Asylum for Converts from Islam to Christianity

Today’s Jabri v. Holder (1st Cir. Mar. 16, 2012) is an interesting illustration of how these cases sometimes go; the immigration judge held against the asylum applicant on the grounds of supposed inconsistencies in his testimony (and the Board of Immigration Appeals affirmed), but the First Circuit reversed, suggesting that the inconsistencies are more apparent than real. In any case, here’s a summary of the applicant’s allegations:

Jabri’s applications center around his claimed conversion from Islam to Christianity in late 2008. In an affidavit and at a hearing held before an IJ, Jabri explained that although he was born into a Muslim family, he grew up in a predominantly Christian community where he was routinely exposed to Christian teachings and customs. He stated that as he explored his religious identity, first as a boy of high school age and then as a young adult, he felt increasingly drawn to the tenets of Christianity. He testified to attending Bible studies and Christian church services and holiday celebrations intermittently beginning in 2004. Following a year of intensified exploration, and feeling that he “was falling off track” and “needed a permanent faith in his life,” Jabri claims that he officially converted to Christianity on December 2, 2008, when he recited a sinner’s prayer and took communion at a Pentecostal church.

Jabri asserts that he will be persecuted on account of his conversion if returned to Jordan. There was evidence that the Jordanian constitution stipulates that Muslims’ personal status is governed by Islamic law, according to which apostasy may be punished by an inability to own property, find employment, marry, or maintain custody of one’s children. Jabri fears that his paternal grandfather, who Jabri says is a strongly religious and prominent member of the Muslim community with strong ties to the Jordanian government, will wield his influence to ensure that the full panoply of such consequences come to bear. Moreover, he testified that he fears that his grandfather may provoke an honor killing to protect the well known family name. These concerns, Jabri avers, are based on multiple threats that his grandfather made upon learning of his interest in and eventual conversion to Christianity.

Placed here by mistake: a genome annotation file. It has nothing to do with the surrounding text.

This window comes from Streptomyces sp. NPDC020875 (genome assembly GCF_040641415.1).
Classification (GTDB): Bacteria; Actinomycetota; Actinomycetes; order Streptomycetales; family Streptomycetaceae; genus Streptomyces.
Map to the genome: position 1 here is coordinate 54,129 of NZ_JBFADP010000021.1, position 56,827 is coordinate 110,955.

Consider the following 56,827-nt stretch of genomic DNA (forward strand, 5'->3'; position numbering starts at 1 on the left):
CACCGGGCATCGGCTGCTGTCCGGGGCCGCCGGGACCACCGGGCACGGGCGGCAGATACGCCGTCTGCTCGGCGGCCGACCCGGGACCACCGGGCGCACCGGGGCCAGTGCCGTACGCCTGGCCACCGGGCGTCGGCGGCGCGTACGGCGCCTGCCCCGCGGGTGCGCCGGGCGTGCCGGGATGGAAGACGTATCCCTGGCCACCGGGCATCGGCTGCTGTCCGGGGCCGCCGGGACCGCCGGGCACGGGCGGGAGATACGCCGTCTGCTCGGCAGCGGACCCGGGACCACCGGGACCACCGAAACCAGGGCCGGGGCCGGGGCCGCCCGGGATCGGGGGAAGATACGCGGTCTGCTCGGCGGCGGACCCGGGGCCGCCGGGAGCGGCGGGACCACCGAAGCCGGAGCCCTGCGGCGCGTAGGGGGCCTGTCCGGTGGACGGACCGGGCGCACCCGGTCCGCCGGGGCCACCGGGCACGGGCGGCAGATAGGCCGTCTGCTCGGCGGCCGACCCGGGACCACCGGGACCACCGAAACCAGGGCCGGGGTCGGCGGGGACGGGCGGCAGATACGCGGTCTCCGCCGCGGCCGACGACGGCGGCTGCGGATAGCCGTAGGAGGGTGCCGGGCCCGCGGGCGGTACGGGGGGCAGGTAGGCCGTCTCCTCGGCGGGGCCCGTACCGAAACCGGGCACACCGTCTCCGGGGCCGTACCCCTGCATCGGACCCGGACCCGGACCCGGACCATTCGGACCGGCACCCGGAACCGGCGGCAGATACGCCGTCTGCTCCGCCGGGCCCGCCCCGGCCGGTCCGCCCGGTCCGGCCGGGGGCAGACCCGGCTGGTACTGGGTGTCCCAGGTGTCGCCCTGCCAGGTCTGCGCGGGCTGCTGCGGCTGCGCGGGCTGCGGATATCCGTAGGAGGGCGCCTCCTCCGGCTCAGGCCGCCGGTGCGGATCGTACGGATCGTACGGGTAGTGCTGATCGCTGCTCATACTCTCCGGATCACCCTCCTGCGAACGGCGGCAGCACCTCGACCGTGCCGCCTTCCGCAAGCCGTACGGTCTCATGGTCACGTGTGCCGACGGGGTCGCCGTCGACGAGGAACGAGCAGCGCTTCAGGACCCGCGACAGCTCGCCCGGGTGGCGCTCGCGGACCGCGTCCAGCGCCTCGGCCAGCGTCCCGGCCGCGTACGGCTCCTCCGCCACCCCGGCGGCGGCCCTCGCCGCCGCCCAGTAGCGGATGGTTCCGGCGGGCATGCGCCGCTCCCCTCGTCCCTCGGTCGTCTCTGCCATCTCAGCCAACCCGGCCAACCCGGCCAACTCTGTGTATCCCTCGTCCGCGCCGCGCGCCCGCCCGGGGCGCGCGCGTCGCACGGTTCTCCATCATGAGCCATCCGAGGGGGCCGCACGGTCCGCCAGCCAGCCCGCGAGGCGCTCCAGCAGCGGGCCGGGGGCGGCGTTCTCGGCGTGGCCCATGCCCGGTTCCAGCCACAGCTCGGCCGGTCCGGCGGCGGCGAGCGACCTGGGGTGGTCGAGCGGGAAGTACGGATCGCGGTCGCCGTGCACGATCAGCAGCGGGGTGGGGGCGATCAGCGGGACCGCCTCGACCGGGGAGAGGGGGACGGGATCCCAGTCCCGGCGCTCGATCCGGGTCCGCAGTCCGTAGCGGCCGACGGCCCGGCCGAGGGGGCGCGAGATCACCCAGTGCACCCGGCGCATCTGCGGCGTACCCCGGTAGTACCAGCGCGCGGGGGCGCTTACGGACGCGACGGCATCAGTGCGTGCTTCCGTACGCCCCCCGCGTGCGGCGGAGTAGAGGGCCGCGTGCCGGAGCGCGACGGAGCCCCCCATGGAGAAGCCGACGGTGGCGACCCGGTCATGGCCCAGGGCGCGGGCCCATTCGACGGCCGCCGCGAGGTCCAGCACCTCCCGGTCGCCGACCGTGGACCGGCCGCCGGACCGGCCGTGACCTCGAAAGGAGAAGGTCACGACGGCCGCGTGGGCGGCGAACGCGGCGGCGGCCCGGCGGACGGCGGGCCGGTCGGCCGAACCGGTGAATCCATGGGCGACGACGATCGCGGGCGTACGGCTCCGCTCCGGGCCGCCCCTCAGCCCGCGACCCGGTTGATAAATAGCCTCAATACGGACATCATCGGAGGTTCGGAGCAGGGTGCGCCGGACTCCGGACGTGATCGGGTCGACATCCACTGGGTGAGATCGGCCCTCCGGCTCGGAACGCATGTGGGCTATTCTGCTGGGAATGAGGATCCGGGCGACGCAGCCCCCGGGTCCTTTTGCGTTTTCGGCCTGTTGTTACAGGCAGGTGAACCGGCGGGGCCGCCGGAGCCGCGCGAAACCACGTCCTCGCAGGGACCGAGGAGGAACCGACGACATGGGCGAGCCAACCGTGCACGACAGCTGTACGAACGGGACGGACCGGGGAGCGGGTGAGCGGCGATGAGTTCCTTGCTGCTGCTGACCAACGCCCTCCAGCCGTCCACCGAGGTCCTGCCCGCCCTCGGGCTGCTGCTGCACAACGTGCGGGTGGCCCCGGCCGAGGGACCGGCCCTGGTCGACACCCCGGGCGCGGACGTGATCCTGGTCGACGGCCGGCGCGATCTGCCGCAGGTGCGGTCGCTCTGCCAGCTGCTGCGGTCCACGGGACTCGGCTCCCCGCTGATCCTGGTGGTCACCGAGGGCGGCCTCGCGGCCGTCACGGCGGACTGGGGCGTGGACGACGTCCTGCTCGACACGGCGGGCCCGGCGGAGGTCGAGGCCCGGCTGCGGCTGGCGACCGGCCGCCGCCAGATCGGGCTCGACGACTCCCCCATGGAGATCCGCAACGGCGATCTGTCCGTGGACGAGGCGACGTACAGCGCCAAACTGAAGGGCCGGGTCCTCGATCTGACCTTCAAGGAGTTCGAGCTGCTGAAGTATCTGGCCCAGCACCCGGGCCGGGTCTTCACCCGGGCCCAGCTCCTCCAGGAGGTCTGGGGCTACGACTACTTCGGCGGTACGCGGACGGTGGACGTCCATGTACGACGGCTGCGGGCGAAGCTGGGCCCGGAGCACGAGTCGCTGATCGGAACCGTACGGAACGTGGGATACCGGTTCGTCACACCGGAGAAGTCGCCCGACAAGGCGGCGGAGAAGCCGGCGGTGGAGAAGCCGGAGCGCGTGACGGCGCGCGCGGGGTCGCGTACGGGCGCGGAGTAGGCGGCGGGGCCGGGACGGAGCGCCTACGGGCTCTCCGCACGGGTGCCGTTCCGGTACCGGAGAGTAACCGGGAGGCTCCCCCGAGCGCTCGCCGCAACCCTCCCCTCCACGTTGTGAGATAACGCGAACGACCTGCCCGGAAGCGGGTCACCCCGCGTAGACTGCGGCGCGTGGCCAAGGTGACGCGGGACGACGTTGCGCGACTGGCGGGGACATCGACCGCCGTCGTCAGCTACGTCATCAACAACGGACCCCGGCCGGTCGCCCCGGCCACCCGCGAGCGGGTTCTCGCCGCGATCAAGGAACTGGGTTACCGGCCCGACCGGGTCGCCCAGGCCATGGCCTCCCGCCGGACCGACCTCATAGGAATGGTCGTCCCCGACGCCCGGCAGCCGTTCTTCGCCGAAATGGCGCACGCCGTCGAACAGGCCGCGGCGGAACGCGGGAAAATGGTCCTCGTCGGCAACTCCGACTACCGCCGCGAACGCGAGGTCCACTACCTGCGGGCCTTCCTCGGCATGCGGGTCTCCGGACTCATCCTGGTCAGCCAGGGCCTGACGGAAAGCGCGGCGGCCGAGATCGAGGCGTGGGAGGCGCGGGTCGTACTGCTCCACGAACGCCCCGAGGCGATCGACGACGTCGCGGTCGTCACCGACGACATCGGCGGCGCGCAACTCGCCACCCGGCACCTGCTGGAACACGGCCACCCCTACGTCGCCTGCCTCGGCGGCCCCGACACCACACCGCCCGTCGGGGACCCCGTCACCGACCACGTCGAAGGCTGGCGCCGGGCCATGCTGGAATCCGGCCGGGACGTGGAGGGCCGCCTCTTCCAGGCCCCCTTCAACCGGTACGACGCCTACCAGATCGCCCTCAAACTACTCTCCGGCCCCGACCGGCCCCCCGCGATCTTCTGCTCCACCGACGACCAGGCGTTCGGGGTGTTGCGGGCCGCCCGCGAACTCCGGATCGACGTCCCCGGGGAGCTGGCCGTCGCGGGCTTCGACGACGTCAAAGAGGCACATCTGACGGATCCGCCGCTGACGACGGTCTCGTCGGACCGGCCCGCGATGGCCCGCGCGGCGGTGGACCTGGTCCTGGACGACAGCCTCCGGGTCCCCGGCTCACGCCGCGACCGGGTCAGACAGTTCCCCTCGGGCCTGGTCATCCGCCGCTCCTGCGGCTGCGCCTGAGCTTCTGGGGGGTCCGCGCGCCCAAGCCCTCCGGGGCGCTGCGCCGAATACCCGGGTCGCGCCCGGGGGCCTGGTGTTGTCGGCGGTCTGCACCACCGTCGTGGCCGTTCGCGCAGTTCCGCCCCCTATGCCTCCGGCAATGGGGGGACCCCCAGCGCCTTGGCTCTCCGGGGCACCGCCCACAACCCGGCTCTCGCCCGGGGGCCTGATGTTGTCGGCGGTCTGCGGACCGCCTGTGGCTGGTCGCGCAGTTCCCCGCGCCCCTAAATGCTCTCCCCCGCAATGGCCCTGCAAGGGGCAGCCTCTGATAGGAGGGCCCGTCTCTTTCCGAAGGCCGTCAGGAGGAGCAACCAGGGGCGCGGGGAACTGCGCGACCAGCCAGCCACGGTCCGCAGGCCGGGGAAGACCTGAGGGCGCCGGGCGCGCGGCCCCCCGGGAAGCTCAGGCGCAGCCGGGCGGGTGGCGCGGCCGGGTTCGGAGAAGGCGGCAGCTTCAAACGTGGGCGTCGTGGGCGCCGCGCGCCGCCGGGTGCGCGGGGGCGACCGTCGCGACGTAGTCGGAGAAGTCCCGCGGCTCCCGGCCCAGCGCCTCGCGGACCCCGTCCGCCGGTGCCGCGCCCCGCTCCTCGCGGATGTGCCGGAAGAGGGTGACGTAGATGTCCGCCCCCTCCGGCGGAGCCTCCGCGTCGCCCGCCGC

In support of his claim, Jabri submitted testimony and an affidavit from his father as well as an affidavit from his mother. Both parents described their son’s religious journey, the grandfather’s threats in response, and the power that the grandfather has to ensure that his threats are carried out. Jabri also provided affidavits from family friends and church leaders attesting to his Christian faith, as well as country conditions evidence illustrating the dangers faced by Christian converts in Jordan.

The IJ denied Jabri’s applications on the grounds that he and his father were not credible witnesses. The IJ found to be problematic differences between the testimony of Jabri and that of his father. The IJ focused on inconsistencies regarding a Bible that Jabri claimed to have kept, and regarding the details of how the grandfather learned of and reacted to Jabri’s alleged conversion. The IJ noted that such inconsistencies “may be considered minor when taken alone, but are significant when considered in the aggregate.” The IJ did not dispute the potential consequences of apostasy but, on the basis of these perceived inconsistencies, disbelieved that Jabri had in fact converted to Christianity. The IJ further found that the supporting affidavits and documentary evidence were insufficient to overcome these discrepancies. The negative credibility finding, in turn, proved fatal to Jabri’s ability to demonstrate that he fell within the statutory definition of “refugee” or, for purposes of his CAT claim, would be in danger of being subjected to torture upon return to Jordan.

For some other cases along these lines, see “Miami Is Worth a Mass?”, plus this follow-up post.

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